When I bought my 23 it came with a water pump.Well it started to leak ,so being as it had one on it and never over heated,I decided to replace it with a new one.After the new pump showed up I removed the leaky one and noticed LARGE pits and missing aluminium from the main casting....Took me a sec to wonder where all that oxidation or missing "stuff" went.Looking down the radiator fill hole solved that one.My missing water pump is now plugging the tubes in my core.Question is, can this be cleaned out with any kind of vinegar or solvent its a white paste like goo.And should I throw the new pump in the trash,its also aluminium.Any thoughts?
Steve, was the T running water only in the cooling system or 50/50 Anti-Freeze? Plain water provides no protection for electrolysis and the aluminum was the sacrificial anode. I'm not a proponent of water pumps and when I get a T with one thats the first thing I get rid of. Ideally if you took your radiator to a radiator shop to be cleaned that would be your best option. The other cleaning methods can be tried, but as slow as the coolant circulates, I don't think the results will be great.
A few oz. of soluble oil or a gallon of regular antifreeze should prevent it from happening again.
I would run it without the pump but keep the pump for in case the car overheats.
Your radiator may not be up to par so running a pump could get you by a few years.
Take the rad off and set it upside down with no rad cap (support it so you don't damage anything. Stuff a garden house in the lower connection (which is now on top) and kind of seal it up with rags and/or duct tape. Turn the hose on full blast and go have a coffee (or two). When you get back hopefully you will have washed out the worst of the crud.
If that does work then the lower tank will need to be removed and the tubes will need to be "roded". Probably a job for a radiator shop unless you have the soldering skill.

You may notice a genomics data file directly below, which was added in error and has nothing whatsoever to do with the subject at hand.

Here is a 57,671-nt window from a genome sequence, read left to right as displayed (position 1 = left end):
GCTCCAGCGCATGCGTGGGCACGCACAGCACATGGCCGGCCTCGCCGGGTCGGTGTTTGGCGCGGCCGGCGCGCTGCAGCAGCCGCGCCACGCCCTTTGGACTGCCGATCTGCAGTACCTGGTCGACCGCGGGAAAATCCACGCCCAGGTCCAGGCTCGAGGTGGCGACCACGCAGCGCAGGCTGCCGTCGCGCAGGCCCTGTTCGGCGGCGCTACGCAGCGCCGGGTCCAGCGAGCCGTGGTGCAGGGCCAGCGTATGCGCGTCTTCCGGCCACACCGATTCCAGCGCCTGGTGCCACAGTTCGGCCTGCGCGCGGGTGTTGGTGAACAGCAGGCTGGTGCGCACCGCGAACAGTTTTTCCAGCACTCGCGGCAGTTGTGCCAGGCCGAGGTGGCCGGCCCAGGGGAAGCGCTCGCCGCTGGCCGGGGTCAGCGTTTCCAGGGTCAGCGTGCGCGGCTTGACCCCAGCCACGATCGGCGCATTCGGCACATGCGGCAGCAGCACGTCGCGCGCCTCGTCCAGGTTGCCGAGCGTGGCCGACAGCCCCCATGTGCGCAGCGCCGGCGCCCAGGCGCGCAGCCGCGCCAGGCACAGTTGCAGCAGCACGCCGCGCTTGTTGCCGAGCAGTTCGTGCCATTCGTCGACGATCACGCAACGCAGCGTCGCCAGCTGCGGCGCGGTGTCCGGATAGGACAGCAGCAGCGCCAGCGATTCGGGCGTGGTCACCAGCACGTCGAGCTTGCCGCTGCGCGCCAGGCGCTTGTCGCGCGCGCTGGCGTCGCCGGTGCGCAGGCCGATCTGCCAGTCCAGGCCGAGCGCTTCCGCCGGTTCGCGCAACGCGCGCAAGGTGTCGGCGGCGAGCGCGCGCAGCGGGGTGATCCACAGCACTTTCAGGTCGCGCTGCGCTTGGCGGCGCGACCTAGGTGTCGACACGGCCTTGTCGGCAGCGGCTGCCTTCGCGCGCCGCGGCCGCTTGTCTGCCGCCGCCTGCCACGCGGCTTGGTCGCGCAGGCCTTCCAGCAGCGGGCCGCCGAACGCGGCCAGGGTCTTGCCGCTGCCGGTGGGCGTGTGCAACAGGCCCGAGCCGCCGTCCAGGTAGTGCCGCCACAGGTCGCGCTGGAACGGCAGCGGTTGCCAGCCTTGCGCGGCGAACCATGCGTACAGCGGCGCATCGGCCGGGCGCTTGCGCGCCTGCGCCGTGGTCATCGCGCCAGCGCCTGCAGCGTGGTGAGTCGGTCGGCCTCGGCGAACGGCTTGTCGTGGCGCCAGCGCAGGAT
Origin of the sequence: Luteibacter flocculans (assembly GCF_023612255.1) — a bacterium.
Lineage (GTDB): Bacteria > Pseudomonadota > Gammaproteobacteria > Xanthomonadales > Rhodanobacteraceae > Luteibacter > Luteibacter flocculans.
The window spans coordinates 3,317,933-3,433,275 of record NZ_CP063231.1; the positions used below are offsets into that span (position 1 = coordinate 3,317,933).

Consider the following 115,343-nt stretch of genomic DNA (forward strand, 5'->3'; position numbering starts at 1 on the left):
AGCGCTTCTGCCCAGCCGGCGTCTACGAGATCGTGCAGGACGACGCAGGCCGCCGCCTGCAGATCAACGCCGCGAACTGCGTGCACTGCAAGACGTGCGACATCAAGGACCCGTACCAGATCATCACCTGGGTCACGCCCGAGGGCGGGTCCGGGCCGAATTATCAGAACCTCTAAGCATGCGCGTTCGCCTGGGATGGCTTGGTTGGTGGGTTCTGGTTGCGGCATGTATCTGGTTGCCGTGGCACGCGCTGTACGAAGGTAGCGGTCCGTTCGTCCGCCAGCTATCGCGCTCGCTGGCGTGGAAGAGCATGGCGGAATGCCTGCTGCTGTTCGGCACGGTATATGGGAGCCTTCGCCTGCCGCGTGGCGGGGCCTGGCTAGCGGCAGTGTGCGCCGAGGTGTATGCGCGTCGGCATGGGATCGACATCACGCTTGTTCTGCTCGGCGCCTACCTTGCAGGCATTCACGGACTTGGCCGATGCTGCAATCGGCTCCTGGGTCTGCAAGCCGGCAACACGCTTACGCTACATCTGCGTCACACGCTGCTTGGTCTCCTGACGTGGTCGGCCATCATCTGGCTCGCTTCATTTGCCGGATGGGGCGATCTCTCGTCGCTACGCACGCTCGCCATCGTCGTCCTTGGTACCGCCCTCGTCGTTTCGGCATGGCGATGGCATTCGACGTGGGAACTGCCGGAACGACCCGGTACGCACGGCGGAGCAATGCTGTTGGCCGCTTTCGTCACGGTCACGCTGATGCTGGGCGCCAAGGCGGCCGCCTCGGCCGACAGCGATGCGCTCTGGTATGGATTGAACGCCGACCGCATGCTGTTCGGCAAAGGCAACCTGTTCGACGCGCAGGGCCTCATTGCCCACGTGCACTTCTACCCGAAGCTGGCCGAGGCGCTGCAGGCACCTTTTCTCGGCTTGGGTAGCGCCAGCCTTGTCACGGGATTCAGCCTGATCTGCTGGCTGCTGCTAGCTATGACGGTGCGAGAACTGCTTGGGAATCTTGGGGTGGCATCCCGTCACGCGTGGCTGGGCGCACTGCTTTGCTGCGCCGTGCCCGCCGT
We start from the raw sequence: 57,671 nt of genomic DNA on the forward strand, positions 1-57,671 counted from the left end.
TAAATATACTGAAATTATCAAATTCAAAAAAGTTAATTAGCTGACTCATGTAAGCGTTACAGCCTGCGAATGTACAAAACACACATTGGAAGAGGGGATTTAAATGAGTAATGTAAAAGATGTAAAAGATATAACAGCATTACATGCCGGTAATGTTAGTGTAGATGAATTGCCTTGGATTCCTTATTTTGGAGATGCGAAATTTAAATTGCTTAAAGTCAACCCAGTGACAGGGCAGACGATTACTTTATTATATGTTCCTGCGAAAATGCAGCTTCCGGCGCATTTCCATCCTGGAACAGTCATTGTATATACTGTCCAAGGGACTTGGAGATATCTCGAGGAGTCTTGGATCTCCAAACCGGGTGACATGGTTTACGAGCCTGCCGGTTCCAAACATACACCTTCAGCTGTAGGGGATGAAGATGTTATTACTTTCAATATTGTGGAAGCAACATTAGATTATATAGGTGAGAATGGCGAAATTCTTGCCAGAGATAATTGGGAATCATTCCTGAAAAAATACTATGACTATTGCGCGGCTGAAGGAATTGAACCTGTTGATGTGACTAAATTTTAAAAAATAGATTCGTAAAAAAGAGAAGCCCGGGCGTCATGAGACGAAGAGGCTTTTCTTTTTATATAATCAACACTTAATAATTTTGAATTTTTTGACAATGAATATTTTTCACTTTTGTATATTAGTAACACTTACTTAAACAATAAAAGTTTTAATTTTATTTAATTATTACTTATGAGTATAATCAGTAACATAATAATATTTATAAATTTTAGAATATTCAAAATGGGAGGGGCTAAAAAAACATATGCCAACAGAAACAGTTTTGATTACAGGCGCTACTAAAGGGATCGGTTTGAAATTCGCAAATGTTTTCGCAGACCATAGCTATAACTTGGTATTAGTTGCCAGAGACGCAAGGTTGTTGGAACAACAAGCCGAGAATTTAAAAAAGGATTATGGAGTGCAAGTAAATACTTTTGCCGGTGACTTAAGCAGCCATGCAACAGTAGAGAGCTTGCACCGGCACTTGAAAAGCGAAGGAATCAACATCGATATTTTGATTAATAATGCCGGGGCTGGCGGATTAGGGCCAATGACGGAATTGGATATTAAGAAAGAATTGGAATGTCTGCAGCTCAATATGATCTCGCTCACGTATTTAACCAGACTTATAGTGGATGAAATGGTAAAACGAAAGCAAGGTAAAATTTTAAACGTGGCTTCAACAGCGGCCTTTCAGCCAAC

Once the rad is thoroughly clean it will likely not need the water pump as well.
A water pump should not be needed on a Model T, which was designed to run without it. The presence of one suggests that the radiator may not be up to snuff. Two reasons are common and likely. One is "crud" in the radiator and water passages.The cure for this is cleaning. The other common cause is the ravages of time. Decades of vibration cause the fins to separate from the tube, causing the radiator to not radiate. The cure for this is to have the radiator recored or replace it with a new one. The former option costs less than the latter.
Some thing along the lines of what Les suggested with a slight variation: Possibly letting it dry completely then with the rad up side down tapping the top tank with a rubber mallet or a block of wood might knock most of it off the tubes. I think letting it dry completely might be the key as it might just be laying on the tube tops. See what come out (if any thing) and follow with a good hose flush. the gizmo shown is something I rigged up and Steve Jelf used his version to flush his system. Use it with the rad upside down with the cap on and slightly restrict the top outlet as the rad needs to be as near full of water as possible. Use short blasts of air into the bottom inlet. You might need to block the over flow outlet pipe also.